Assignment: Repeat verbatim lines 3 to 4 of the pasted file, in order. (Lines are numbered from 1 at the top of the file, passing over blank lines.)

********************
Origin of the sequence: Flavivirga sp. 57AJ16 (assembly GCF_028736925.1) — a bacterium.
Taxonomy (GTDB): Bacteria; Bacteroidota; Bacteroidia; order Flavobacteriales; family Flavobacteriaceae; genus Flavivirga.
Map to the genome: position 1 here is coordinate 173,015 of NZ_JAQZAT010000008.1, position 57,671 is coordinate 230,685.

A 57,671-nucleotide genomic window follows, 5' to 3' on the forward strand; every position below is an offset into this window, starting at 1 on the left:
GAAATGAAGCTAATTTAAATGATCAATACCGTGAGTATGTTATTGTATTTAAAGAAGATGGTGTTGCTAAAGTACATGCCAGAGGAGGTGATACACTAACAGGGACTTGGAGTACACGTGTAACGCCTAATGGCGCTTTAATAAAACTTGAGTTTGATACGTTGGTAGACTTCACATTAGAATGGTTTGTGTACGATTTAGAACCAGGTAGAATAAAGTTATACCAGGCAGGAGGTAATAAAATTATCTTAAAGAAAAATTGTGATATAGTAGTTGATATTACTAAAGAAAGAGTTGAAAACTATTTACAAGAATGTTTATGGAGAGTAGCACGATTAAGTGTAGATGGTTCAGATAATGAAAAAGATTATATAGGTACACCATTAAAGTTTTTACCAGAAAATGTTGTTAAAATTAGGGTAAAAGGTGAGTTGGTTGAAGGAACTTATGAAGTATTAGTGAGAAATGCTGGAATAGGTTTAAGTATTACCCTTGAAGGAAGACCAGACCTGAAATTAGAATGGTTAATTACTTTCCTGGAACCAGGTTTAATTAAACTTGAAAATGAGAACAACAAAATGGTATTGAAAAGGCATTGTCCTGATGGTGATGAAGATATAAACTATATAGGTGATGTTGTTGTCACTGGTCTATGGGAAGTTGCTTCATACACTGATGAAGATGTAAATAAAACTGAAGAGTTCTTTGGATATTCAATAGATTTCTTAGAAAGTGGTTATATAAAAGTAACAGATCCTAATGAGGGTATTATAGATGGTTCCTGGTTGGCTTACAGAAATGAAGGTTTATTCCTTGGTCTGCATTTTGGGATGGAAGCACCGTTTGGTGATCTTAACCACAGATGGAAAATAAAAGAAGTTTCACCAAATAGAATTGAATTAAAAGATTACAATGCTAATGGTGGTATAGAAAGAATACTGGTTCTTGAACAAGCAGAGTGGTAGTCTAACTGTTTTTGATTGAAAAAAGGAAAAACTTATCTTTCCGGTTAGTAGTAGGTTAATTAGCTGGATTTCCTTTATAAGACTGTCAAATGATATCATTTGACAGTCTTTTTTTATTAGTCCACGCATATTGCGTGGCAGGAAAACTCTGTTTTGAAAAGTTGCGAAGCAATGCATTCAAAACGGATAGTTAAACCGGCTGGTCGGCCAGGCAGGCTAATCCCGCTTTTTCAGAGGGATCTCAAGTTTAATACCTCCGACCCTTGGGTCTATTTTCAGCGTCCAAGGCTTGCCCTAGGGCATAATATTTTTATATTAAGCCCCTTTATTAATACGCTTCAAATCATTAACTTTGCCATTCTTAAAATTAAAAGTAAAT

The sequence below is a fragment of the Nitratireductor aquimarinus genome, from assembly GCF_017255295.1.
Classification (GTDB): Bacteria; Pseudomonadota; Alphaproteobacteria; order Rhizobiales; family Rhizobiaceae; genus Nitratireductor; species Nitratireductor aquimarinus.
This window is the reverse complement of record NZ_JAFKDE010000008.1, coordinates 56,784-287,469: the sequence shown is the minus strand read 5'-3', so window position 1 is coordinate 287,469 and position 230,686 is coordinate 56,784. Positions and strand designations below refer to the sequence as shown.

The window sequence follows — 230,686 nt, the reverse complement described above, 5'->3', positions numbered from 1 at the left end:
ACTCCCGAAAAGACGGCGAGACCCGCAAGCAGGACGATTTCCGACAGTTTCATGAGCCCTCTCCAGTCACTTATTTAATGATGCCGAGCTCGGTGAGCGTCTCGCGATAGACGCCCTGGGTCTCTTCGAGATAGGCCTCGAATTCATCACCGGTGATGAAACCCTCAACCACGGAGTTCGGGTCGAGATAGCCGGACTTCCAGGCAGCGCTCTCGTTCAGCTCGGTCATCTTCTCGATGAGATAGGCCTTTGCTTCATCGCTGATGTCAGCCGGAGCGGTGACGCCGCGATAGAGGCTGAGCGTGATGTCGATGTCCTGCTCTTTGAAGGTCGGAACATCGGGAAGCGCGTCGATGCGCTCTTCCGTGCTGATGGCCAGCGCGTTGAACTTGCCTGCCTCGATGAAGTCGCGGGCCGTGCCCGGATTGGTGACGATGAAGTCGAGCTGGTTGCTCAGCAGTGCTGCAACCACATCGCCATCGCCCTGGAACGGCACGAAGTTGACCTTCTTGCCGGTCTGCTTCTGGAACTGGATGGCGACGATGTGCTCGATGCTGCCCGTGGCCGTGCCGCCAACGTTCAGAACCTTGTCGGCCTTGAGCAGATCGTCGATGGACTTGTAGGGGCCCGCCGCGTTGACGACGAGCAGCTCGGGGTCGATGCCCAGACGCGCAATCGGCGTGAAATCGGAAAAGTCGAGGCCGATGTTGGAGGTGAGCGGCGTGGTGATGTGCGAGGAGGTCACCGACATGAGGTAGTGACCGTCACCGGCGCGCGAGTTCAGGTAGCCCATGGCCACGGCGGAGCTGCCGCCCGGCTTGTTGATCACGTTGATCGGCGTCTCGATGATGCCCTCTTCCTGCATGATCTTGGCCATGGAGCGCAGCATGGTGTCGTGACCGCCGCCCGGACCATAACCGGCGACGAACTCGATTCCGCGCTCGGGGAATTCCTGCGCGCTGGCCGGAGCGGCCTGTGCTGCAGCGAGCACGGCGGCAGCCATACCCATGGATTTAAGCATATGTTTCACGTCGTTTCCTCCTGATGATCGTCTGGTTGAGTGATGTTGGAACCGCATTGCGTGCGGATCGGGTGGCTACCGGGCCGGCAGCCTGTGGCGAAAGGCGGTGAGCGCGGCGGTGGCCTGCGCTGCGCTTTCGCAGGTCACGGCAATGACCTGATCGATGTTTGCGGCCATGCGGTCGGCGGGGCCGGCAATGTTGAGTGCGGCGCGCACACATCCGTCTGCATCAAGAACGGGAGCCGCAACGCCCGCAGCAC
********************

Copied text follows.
Map to the genome: position 1 here is coordinate 173,015 of NZ_JAQZAT010000008.1, position 57,671 is coordinate 230,685.

A 57,671-nucleotide genomic window follows, 5' to 3' on the forward strand; every position below is an offset into this window, starting at 1 on the left: